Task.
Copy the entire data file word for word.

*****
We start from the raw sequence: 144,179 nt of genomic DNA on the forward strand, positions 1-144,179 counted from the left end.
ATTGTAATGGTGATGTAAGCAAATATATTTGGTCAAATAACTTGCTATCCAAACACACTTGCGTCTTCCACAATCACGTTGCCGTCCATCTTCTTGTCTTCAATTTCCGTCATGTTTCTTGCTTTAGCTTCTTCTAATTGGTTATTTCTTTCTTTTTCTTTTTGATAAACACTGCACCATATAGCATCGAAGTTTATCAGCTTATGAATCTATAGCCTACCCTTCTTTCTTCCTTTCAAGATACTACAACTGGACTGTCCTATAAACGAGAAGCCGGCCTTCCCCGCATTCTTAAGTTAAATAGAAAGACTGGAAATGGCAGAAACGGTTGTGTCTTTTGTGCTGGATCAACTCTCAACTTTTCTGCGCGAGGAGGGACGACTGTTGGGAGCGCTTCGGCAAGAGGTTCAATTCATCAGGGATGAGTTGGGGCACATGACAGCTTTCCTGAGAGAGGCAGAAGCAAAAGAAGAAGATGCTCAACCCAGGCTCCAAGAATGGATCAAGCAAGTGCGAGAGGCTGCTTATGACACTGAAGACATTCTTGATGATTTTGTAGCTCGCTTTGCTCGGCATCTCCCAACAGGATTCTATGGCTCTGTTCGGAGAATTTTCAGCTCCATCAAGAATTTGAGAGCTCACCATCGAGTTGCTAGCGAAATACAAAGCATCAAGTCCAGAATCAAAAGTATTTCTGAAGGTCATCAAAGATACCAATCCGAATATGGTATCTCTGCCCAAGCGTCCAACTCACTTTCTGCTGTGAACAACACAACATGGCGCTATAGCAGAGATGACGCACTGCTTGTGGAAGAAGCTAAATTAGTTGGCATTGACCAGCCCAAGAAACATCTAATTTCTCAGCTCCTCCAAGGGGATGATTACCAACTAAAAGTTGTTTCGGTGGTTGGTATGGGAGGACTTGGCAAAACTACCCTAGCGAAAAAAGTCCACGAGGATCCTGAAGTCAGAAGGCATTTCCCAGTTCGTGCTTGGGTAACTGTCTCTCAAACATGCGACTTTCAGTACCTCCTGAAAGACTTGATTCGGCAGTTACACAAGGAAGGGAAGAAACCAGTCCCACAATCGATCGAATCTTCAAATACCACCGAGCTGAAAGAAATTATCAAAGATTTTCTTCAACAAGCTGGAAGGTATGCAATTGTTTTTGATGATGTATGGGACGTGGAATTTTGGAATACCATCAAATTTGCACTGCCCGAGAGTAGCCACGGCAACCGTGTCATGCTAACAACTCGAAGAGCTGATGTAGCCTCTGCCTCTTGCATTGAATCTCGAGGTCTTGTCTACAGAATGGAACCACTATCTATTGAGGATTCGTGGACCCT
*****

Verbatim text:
We start from the raw sequence: 144,179 nt of genomic DNA on the forward strand, positions 1-144,179 counted from the left end.
ATTGTAATGGTGATGTAAGCAAATATATTTGGTCAAATAACTTGCTATCCAAACACACTTGCGTCTTCCACAATCACGTTGCCGTCCATCTTCTTGTCTTCAATTTCCGTCATGTTTCTTGCTTTAGCTTCTTCTAATTGGTTATTTCTTTCTTTTTCTTTTTGATAAACACTGCACCATATAGCATCGAAGTTTATCAGCTTATGAATCTATAGCCTACCCTTCTTTCTTCCTTTCAAGATACTACAACTGGACTGTCCTATAAACGAGAAGCCGGCCTTCCCCGCATTCTTAAGTTAAATAGAAAGACTGGAAATGGCAGAAACGGTTGTGTCTTTTGTGCTGGATCAACTCTCAACTTTTCTGCGCGAGGAGGGACGACTGTTGGGAGCGCTTCGGCAAGAGGTTCAATTCATCAGGGATGAGTTGGGGCACATGACAGCTTTCCTGAGAGAGGCAGAAGCAAAAGAAGAAGATGCTCAACCCAGGCTCCAAGAATGGATCAAGCAAGTGCGAGAGGCTGCTTATGACACTGAAGACATTCTTGATGATTTTGTAGCTCGCTTTGCTCGGCATCTCCCAACAGGATTCTATGGCTCTGTTCGGAGAATTTTCAGCTCCATCAAGAATTTGAGAGCTCACCATCGAGTTGCTAGCGAAATACAAAGCATCAAGTCCAGAATCAAAAGTATTTCTGAAGGTCATCAAAGATACCAATCCGAATATGGTATCTCTGCCCAAGCGTCCAACTCACTTTCTGCTGTGAACAACACAACATGGCGCTATAGCAGAGATGACGCACTGCTTGTGGAAGAAGCTAAATTAGTTGGCATTGACCAGCCCAAGAAACATCTAATTTCTCAGCTCCTCCAAGGGGATGATTACCAACTAAAAGTTGTTTCGGTGGTTGGTATGGGAGGACTTGGCAAAACTACCCTAGCGAAAAAAGTCCACGAGGATCCTGAAGTCAGAAGGCATTTCCCAGTTCGTGCTTGGGTAACTGTCTCTCAAACATGCGACTTTCAGTACCTCCTGAAAGACTTGATTCGGCAGTTACACAAGGAAGGGAAGAAACCAGTCCCACAATCGATCGAATCTTCAAATACCACCGAGCTGAAAGAAATTATCAAAGATTTTCTTCAACAAGCTGGAAGGTATGCAATTGTTTTTGATGATGTATGGGACGTGGAATTTTGGAATACCATCAAATTTGCACTGCCCGAGAGTAGCCACGGCAACCGTGTCATGCTAACAACTCGAAGAGCTGATGTAGCCTCTGCCTCTTGCATTGAATCTCGAGGTCTTGTCTACAGAATGGAACCACTATCTATTGAGGATTCGTGGACCCT